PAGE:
Our wonderful BYSJ Member, Ali Tootoonchi, a chiropractor, certified nutritionist, and overall health expert who has led some of our BYSJ Presents, chimed in with some research on how the body communicates. “At first there is stability, followed by instability, and then there is inflammation, and finally there is pain.”  We usually pick up the message that something is wrong at the fourth and final stage – pain. That’s when we finally “hear” enough to pay attention. Western medicine excels at this stage, providing solutions to resolve symptoms of the pain, but it doesn’t get at the initial stages of what caused the pain in the first place.

In Michael’s case, according to the Pritikin doctors, Michael needed to move! He wasn’t using his body’s pumping system. But by getting blood moving from his heart down through his calf muscles and back up again – that’s what walking did – he exercised, stretched, and used his own pumping system (as painful as it was) to improve his own circulation. Yes, the pain is a signal that something is wrong, but in his case, the correct prescription wasn’t to back off but to increase and go more!  Michael left the Pritikin Institute with a better diet, more movement, and a commitment to stretch more and do yoga!  Yes!

When I hear stories like this, I am always amazed and it reignites my flaming torch for this practice. What I feel rise the most, however, is HOPE.  We can never underestimate the power in ourselves to overcome the toughest of adversities, and if hope resides strongly enough, there will be a solution. Can we stay open-minded enough to hear it?  Oh, that mind …

Stages of the Mind

This is what intrigued me more and more as I pondered Michael’s story. Suppose, like the body, our mind too goes through these stages. Stability, instability, inflammation, and then finally pain – enough for us to wake up and listen. Bikram has a saying in Half Moon: “Kill yourself”, meaning the “small” ego self. All my mentors following my training used that phrase too, and kept us in half moon posture one minute (or more). Of course, you tend to teach in the way in which you were taught. Those of you reading this might be giggling. Yes, I too, hold this posture for quite a while! You must work hard to “kill” the ego-mind you walked in with in order for the more dissolved mind to show up!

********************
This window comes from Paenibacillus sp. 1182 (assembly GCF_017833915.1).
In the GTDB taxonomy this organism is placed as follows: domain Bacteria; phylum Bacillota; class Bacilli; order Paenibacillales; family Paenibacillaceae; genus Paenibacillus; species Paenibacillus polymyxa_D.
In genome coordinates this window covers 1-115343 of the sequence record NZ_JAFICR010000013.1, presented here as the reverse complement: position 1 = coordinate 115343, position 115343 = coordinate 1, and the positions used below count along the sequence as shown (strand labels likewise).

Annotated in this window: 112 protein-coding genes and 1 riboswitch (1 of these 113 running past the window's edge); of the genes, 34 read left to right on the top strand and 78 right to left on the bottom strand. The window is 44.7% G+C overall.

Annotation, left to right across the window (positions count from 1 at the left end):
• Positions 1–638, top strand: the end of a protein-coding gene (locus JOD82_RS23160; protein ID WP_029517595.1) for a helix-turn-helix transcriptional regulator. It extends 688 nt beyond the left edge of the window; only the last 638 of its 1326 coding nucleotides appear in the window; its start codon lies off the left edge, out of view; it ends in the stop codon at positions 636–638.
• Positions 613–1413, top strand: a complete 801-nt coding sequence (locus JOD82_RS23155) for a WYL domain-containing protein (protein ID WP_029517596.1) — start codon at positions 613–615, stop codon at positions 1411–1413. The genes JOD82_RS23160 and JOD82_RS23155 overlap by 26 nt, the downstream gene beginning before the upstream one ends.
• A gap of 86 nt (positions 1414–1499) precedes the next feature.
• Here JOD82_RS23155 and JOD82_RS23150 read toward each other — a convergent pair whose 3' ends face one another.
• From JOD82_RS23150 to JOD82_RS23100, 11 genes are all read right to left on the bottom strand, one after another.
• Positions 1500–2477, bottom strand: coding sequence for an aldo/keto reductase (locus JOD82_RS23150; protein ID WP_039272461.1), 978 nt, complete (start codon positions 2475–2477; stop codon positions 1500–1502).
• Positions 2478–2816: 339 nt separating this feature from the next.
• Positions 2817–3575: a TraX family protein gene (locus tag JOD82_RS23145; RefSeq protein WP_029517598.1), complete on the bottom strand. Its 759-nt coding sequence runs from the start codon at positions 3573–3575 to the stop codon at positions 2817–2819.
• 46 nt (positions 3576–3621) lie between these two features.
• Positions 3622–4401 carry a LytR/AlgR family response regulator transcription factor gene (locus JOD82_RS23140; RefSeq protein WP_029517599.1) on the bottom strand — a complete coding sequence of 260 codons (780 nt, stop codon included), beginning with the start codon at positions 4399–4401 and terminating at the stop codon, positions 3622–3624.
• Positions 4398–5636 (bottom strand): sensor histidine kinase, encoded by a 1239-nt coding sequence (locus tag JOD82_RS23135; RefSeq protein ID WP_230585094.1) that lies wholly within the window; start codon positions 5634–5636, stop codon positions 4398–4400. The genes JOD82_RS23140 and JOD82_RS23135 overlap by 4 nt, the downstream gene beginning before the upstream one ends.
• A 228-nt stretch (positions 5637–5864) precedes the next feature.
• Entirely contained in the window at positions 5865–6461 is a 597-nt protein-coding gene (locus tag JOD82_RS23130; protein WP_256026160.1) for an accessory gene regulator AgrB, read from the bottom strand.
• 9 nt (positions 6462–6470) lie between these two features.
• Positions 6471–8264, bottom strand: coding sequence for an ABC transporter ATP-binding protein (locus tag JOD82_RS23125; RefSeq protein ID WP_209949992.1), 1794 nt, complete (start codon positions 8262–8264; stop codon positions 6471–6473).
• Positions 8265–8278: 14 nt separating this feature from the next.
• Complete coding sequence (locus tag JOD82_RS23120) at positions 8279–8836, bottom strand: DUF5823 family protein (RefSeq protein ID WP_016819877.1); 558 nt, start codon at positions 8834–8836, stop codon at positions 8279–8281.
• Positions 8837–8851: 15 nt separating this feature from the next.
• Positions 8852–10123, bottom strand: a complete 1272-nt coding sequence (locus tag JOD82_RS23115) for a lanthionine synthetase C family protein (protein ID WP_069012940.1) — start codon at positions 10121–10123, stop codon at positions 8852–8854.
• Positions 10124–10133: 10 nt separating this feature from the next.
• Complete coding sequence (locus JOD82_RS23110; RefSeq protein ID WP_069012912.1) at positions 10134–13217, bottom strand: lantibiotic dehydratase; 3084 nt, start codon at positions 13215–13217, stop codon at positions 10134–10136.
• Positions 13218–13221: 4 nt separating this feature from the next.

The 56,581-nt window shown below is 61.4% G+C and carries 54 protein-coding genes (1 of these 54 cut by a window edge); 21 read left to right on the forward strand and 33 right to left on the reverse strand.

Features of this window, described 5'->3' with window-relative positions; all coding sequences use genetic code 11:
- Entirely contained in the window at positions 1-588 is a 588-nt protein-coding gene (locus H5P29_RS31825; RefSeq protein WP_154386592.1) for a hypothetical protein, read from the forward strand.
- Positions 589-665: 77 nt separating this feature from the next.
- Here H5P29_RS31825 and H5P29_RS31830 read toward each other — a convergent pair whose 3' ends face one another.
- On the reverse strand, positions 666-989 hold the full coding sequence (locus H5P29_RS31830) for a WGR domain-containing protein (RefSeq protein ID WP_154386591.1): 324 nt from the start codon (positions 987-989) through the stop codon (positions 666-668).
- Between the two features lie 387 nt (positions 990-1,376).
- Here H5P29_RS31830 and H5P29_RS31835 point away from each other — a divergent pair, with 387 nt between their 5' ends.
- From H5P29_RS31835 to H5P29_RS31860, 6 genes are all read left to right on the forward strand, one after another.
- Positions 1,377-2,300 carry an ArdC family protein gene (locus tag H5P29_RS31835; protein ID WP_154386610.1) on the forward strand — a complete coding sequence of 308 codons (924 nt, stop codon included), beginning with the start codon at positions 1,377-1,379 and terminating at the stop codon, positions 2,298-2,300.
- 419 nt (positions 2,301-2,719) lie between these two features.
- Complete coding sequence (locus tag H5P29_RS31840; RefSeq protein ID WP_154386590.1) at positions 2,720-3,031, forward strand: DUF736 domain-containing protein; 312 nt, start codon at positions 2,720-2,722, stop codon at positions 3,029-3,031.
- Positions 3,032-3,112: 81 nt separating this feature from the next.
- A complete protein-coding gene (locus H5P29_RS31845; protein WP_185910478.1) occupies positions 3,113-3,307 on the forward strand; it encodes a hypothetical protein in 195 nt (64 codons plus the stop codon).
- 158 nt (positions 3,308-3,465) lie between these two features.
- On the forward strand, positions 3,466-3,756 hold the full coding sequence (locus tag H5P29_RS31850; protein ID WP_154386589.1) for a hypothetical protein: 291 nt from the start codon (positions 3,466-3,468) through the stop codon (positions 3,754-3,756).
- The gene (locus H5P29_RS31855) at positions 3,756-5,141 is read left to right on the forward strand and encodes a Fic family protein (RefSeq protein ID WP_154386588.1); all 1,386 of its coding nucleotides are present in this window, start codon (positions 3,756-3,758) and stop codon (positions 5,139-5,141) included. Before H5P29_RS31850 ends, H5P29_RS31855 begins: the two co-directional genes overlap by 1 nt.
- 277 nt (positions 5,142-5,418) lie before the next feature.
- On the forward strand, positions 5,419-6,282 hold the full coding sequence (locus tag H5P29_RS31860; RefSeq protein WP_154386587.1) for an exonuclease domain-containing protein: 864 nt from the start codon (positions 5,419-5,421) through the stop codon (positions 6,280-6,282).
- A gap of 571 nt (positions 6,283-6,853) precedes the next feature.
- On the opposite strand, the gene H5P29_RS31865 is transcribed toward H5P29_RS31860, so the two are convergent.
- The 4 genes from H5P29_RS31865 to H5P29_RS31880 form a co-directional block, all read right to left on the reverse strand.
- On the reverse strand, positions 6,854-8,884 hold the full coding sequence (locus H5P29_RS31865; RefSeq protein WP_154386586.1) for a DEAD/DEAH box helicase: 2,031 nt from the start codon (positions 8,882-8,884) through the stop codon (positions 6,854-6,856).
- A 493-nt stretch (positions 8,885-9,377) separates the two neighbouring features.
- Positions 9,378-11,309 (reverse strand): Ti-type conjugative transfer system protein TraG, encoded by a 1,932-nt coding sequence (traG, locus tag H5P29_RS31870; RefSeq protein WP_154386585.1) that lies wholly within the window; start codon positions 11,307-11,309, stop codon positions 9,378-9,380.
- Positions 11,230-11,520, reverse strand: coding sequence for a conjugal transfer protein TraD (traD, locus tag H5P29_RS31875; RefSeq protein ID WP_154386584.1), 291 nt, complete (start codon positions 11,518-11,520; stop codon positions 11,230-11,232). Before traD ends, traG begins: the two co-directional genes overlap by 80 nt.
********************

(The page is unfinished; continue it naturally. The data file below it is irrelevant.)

As I read through Ali’s sequence, you can just hear your own mind playing out each phase.  Stability with what you came in with, arising shaky instability as the pose gets a little longer. Inflammation as the mind starts to give you shouts of how it hurts and “enough already,” complaining. Finally, pain, with a pressing of whatever button your mind knows to use to get you to obey and come out of the pose. Hilarious right? BUT what if you, like Michael, met the excruciating “pain,”  hit that threshold, and just moved right through it with breath and awareness? What if you kept going with total simplicity and detachment, then where would you be? Whoa! Right on the other side of despair – hope. On the other side of tight – open. On the other side of control – freedom. You pushed through the clouds into the new territory of an open blue sky!

As leadership writer Simon Sinek, points out, we create real change (transformation) when we know what we stand for! Like Michael, when we cross that boundary from a fearful mind to an open, relaxed mind, we find our purpose.

michele with ky ha

Michele with world champion Ky Ha.

I’m so grateful that Michael could be here! Just this last weekend we had yoga champions Ky Ha and Gloria Suen in the house with a Master Class and a yoga demonstration. We’ve had such great visitors this year that serve to boost us on our journey! Members, don’t miss all the things we have planned for you in the coming months and into next year. They are there to help you stay on this path of self- realization. In the meantime, follow us on social media to get updates on the next big learning opportunity, and I’m now on Twitter. I would love to keep up my conversations with you there!